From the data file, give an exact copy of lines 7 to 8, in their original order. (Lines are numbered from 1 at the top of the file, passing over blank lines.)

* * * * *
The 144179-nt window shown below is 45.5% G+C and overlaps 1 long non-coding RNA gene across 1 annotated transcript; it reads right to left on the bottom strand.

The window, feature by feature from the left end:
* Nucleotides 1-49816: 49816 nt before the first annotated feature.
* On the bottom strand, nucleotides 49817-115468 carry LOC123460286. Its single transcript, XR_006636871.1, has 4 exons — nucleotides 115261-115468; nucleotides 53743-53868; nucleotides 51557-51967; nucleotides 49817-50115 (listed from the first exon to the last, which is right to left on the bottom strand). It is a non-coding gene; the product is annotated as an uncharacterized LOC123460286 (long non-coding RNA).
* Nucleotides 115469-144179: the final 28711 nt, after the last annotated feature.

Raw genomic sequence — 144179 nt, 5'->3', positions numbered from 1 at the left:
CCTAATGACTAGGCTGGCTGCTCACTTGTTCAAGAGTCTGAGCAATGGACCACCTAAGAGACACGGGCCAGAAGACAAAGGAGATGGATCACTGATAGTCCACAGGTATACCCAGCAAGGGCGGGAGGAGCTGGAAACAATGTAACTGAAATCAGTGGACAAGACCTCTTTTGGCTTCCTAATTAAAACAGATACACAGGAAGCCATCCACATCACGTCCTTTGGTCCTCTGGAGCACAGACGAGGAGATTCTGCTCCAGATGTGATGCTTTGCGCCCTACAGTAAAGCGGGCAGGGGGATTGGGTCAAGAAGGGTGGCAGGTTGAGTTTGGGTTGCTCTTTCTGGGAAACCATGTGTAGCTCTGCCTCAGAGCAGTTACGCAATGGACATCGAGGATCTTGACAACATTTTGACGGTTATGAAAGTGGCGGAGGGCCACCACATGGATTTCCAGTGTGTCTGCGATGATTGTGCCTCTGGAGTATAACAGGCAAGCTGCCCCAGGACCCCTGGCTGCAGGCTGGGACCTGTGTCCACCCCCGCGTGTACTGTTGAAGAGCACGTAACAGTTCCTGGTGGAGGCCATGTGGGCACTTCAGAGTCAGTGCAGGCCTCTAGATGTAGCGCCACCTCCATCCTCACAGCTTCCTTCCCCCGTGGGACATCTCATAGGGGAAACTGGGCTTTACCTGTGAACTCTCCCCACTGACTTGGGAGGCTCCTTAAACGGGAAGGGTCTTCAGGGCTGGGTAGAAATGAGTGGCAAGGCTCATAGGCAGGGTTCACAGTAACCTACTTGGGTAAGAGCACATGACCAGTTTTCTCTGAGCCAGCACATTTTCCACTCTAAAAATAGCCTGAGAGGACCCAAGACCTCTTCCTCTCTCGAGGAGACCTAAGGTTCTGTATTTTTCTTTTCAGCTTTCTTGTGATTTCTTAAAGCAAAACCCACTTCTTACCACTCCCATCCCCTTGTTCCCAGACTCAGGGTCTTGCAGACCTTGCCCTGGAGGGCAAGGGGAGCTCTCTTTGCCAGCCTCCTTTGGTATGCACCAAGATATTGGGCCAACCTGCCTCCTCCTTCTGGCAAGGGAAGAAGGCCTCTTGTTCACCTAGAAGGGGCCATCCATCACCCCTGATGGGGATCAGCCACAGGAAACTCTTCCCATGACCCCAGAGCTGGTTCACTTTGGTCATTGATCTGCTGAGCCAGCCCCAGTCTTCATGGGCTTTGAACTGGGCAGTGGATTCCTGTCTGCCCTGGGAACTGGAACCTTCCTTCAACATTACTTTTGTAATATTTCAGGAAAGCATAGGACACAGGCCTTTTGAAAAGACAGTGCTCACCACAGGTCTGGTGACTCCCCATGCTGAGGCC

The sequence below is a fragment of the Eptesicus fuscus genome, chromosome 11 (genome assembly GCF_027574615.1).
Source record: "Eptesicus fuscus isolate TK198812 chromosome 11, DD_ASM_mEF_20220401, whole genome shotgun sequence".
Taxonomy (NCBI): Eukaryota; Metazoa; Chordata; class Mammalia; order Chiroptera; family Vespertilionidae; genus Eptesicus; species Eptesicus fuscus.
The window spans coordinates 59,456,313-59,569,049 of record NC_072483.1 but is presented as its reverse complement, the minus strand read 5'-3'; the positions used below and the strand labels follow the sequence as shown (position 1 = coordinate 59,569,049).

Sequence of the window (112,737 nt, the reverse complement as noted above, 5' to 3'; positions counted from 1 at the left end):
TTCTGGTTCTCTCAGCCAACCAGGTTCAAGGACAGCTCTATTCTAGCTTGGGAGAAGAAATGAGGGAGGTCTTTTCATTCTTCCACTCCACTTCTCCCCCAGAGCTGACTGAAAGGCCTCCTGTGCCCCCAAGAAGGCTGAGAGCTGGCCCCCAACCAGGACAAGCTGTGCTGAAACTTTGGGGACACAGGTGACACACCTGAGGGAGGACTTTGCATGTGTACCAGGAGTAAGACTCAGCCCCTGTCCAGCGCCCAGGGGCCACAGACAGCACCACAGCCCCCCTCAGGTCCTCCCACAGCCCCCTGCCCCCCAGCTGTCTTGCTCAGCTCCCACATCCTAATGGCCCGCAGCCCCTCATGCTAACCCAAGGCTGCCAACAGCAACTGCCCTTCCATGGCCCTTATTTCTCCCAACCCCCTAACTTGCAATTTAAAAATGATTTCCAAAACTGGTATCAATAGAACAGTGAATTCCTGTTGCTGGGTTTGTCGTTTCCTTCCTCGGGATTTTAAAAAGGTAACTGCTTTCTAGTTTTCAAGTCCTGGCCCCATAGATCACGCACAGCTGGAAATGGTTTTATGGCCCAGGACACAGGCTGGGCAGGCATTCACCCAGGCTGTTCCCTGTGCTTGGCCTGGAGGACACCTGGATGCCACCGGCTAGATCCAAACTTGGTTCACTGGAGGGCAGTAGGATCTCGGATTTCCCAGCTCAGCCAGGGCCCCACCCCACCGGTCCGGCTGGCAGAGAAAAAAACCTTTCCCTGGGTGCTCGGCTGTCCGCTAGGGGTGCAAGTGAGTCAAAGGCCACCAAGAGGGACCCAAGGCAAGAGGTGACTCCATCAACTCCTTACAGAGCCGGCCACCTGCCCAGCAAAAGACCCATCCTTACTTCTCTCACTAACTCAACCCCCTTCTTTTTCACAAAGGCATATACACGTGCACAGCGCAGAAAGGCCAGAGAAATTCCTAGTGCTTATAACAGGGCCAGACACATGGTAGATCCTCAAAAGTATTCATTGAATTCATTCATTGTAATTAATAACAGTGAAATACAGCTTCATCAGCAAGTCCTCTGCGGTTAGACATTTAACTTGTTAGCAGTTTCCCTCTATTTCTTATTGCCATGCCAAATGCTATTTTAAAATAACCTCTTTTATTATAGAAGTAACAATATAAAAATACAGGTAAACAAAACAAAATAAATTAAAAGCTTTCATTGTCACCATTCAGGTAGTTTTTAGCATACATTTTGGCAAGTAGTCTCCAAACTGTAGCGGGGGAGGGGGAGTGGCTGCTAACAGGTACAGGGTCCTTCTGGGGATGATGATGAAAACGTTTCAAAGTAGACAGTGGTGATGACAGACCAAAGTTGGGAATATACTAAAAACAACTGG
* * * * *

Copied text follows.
CCTAATGACTAGGCTGGCTGCTCACTTGTTCAAGAGTCTGAGCAATGGACCACCTAAGAGACACGGGCCAGAAGACAAAGGAGATGGATCACTGATAGTCCACAGGTATACCCAGCAAGGGCGGGAGGAGCTGGAAACAATGTAACTGAAATCAGTGGACAAGACCTCTTTTGGCTTCCTAATTAAAACAGATACACAGGAAGCCATCCACATCACGTCCTTTGGTCCTCTGGAGCACAGACGAGGAGATTCTGCTCCAGATGTGATGCTTTGCGCCCTACAGTAAAGCGGGCAGGGGGATTGGGTCAAGAAGGGTGGCAGGTTGAGTTTGGGTTGCTCTTTCTGGGAAACCATGTGTAGCTCTGCCTCAGAGCAGTTACGCAATGGACATCGAGGATCTTGACAACATTTTGACGGTTATGAAAGTGGCGGAGGGCCACCACATGGATTTCCAGTGTGTCTGCGATGATTGTGCCTCTGGAGTATAACAGGCAAGCTGCCCCAGGACCCCTGGCTGCAGGCTGGGACCTGTGTCCACCCCCGCGTGTACTGTTGAAGAGCACGTAACAGTTCCTGGTGGAGGCCATGTGGGCACTTCAGAGTCAGTGCAGGCCTCTAGATGTAGCGCCACCTCCATCCTCACAGCTTCCTTCCCCCGTGGGACATCTCATAGGGGAAACTGGGCTTTACCTGTGAACTCTCCCCACTGACTTGGGAGGCTCCTTAAACGGGAAGGGTCTTCAGGGCTGGGTAGAAATGAGTGGCAAGGCTCATAGGCAGGGTTCACAGTAACCTACTTGGGTAAGAGCACATGACCAGTTTTCTCTGAGCCAGCACATTTTCCACTCTAAAAATAGCCTGAGAGGACCCAAGACCTCTTCCTCTCTCGAGGAGACCTAAGGTTCTGTATTTTTCTTTTCAGCTTTCTTGTGATTTCTTAAAGCAAAACCCACTTCTTACCACTCCCATCCCCTTGTTCCCAGACTCAGGGTCTTGCAGACCTTGCCCTGGAGGGCAAGGGGAGCTCTCTTTGCCAGCCTCCTTTGGTATGCACCAAGATATTGGGCCAACCTGCCTCCTCCTTCTGGCAAGGGAAGAAGGCCTCTTGTTCACCTAGAAGGGGCCATCCATCACCCCTGATGGGGATCAGCCACAGGAAACTCTTCCCATGACCCCAGAGCTGGTTCACTTTGGTCATTGATCTGCTGAGCCAGCCCCAGTCTTCATGGGCTTTGAACTGGGCAGTGGATTCCTGTCTGCCCTGGGAACTGGAACCTTCCTTCAACATTACTTTTGTAATATTTCAGGAAAGCATAGGACACAGGCCTTTTGAAAAGACAGTGCTCACCACAGGTCTGGTGACTCCCCATGCTGAGGCC

The sequence below is a fragment of the Eptesicus fuscus genome, chromosome 11 (genome assembly GCF_027574615.1).